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NETWORK BASICS

Network A system of interconnected computers and computerized peripherals such as printers is called computer network. This interconnection among computers facilitates information sharing among them. Computers may connect to each other by either wired or wireless media. A computer network consists of a collection of computers, printers and other equipment that is connected together so that they can communicate with each other.  


Network application
A Network application is any application running on one host and provides a communication to another application running on a different host, the application may use an existing application layer protocols such as: HTTP(e.g. the Browser and web server), SMTP(e.g. the email-client). And may be the application does not use any existing protocols and depends on the socket programming to communicate to another application. So the web application is a type of the network applications. 
There are lots of advantages from build up a network, but the th…

Creating different shapes and tips n tricks in Adobe Photoshop

Now we will learn how to create different shapes in Adobe Photoshop. We'll start by learning how to use the five geometric shape tools - the Rectangle Tool, the Rounded Rectangle Tool, the Ellipse Tool, the Polygon Tool, and the Line Tool. 
CREATING DIFFERENT SHAPES
Including Custom shape tool they're all nested together in the same spot in the Tools palette. By default, the Rectangle Tool is the one that's visible in the Tools panel, but if we click on the tool's icon and hold our mouse button down for a second or two, a fly-out menu appears showing us the other Shape tools we can choose from: 

  • Lets select rectangle tool, With the Rectangle Tool selected, a row of six icons appears in the Options Bar, with each icon representing a different Shape tool. The tools are listed from left to right in the same order they appear in the Tools palette, so again we have the Rectangle Tool, the Rounded Rectangle Tool, the Ellipse Tool, the Polygon Tool, the Line Tool, and the Custom Shape Tool. Simply click on one of the icons to choose the tool you need:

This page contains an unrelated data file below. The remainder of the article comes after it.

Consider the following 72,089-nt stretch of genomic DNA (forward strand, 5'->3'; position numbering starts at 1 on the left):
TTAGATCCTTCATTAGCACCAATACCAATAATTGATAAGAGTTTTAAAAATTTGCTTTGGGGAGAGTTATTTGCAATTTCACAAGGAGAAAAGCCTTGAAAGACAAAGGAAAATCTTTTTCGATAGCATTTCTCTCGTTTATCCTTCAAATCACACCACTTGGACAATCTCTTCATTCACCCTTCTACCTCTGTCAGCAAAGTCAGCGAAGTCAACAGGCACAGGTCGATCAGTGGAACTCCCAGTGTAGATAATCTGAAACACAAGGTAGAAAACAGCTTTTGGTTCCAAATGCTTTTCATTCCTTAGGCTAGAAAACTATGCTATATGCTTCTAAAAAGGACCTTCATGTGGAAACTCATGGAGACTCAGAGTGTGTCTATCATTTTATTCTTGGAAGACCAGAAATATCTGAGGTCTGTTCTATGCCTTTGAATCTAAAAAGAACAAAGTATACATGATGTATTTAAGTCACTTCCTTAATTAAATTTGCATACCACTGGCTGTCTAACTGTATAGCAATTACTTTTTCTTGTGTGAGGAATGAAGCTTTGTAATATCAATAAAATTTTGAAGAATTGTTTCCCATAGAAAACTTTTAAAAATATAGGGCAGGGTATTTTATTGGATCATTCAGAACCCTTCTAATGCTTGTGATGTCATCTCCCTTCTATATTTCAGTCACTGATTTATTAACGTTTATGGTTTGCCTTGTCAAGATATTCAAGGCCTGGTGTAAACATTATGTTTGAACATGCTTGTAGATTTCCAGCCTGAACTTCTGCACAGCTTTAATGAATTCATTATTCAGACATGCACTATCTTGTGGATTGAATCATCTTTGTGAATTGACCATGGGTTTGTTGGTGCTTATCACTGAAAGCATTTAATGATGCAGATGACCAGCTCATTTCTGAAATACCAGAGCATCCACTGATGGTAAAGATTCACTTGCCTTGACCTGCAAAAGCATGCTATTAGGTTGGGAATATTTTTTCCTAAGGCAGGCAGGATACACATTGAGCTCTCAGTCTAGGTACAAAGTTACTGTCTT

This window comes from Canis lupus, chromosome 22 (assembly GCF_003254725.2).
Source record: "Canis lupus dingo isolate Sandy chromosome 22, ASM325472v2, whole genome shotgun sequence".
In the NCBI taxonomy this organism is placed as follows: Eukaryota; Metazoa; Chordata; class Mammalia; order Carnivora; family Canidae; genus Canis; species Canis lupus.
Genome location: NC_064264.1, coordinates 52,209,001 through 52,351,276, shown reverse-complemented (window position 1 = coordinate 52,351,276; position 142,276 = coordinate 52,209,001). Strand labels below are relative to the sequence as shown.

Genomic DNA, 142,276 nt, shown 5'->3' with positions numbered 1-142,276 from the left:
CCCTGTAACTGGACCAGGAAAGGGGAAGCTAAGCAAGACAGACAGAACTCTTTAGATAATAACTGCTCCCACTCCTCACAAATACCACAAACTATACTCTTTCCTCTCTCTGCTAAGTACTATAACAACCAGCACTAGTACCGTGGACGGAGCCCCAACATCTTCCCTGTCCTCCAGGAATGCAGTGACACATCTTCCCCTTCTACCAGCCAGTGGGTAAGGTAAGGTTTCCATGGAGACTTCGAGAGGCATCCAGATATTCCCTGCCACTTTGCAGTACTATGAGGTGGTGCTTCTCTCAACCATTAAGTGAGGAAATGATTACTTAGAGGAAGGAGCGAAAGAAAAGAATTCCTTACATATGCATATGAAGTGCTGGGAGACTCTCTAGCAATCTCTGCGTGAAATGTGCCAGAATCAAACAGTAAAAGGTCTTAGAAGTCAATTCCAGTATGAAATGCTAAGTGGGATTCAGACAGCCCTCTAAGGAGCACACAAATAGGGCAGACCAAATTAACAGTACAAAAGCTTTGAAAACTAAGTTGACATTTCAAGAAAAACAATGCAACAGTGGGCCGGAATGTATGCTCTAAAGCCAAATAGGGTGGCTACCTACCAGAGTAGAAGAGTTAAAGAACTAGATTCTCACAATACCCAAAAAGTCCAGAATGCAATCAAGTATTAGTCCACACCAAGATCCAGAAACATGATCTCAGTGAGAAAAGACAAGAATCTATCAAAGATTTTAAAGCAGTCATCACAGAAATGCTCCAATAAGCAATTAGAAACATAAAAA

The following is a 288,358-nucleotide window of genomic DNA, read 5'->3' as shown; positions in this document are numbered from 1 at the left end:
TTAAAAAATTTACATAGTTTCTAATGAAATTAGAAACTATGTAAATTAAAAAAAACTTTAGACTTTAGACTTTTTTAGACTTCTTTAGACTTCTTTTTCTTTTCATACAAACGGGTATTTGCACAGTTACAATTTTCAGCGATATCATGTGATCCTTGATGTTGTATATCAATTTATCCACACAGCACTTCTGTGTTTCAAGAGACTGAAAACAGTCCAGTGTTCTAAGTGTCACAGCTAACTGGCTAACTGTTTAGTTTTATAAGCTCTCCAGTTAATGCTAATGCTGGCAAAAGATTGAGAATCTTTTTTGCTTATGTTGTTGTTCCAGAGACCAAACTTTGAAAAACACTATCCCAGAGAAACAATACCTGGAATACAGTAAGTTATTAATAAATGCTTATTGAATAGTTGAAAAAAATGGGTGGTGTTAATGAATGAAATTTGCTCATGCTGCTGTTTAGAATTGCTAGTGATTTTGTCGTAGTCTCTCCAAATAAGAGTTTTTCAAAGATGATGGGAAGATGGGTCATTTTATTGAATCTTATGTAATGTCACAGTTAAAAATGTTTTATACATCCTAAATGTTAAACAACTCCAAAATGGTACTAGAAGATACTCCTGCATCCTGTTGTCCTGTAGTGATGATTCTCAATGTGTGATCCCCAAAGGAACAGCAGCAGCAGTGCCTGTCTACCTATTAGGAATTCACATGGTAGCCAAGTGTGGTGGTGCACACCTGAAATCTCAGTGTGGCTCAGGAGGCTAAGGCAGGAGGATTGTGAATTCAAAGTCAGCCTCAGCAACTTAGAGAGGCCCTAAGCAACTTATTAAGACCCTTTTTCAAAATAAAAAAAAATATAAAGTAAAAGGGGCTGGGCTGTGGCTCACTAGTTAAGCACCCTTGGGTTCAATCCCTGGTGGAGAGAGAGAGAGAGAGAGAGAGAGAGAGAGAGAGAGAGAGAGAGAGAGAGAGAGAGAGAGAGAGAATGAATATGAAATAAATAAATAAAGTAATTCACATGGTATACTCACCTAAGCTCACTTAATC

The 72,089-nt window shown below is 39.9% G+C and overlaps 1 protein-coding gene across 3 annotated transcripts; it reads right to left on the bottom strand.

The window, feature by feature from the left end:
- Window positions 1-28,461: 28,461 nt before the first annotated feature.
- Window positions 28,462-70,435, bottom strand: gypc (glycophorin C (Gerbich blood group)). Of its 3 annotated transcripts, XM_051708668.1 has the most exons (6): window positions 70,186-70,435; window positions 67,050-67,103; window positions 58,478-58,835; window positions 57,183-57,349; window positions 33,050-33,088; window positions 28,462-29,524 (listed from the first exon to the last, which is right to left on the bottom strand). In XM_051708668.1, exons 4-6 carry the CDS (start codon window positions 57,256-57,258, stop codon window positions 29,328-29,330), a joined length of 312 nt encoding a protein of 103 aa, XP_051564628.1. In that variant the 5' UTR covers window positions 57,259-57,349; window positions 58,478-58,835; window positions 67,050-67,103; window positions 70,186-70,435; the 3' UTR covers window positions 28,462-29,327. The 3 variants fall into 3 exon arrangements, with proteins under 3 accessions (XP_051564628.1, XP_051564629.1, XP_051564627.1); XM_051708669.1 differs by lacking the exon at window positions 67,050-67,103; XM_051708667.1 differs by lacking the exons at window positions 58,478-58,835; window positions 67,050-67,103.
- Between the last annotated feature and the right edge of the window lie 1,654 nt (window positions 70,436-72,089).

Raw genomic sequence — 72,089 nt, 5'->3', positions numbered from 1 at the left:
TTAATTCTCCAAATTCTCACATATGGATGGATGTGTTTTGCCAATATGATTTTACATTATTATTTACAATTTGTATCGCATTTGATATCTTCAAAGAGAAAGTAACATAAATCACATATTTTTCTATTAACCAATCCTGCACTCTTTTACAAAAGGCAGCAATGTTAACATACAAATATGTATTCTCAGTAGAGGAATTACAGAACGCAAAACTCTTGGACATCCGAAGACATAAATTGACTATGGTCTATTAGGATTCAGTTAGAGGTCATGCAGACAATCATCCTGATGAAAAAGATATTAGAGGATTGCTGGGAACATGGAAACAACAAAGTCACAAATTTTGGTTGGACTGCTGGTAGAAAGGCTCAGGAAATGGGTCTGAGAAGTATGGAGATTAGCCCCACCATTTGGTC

• Photoshop actually lets us draw three very different kinds of shapes -vector shapes, paths, or pixel-based shapes. Here we are going to choose paths. 
  • The next thing we need to do is choose a color for our shape, and we do that by clicking on the color swatch to the right of the word Color in the Options Bar: 
  • You can also choose color from the foreground and background color boxes in tools palette. 
  • As you probably guess from its name, Photoshop’s Rectangle Tool lets us draw four-sided rectangular shapes. Simply click in the document to set the starting point for your shape. As you drag, you’ll see a thin outline of what the shape will look like. When you are happy with the look of your shape, release your mouse button.  
  • Press Control + Enter for selection, then Alt + Backspace for coloring your rectangle. Press Control + D for deselecting. In the same way you can use Rounded Rectangle Tool, the Ellipse Tool.  
  • While using Polygon Tool, first Enter the number of sides you need for your polygon shape into the Sides option in the Options Bar. The default value is 5, but you can enter any value from 3 to 100: 
  • Once you've entered the number of sides, click in the document and drag out your polygon shape. 
  • Drawing Stars with the Polygon Tool 


    o To draw stars with the Polygon Tool, click on the small arrow in the Options Bar to bring up the Polygon Options, then select Star: 



    o With the Star option selected, just click inside the document and drag out a star shape. The Sides option in the Options Bar controls the number of points in the star, so with the default Sides value of 5, for example, we get a 5-pointed star: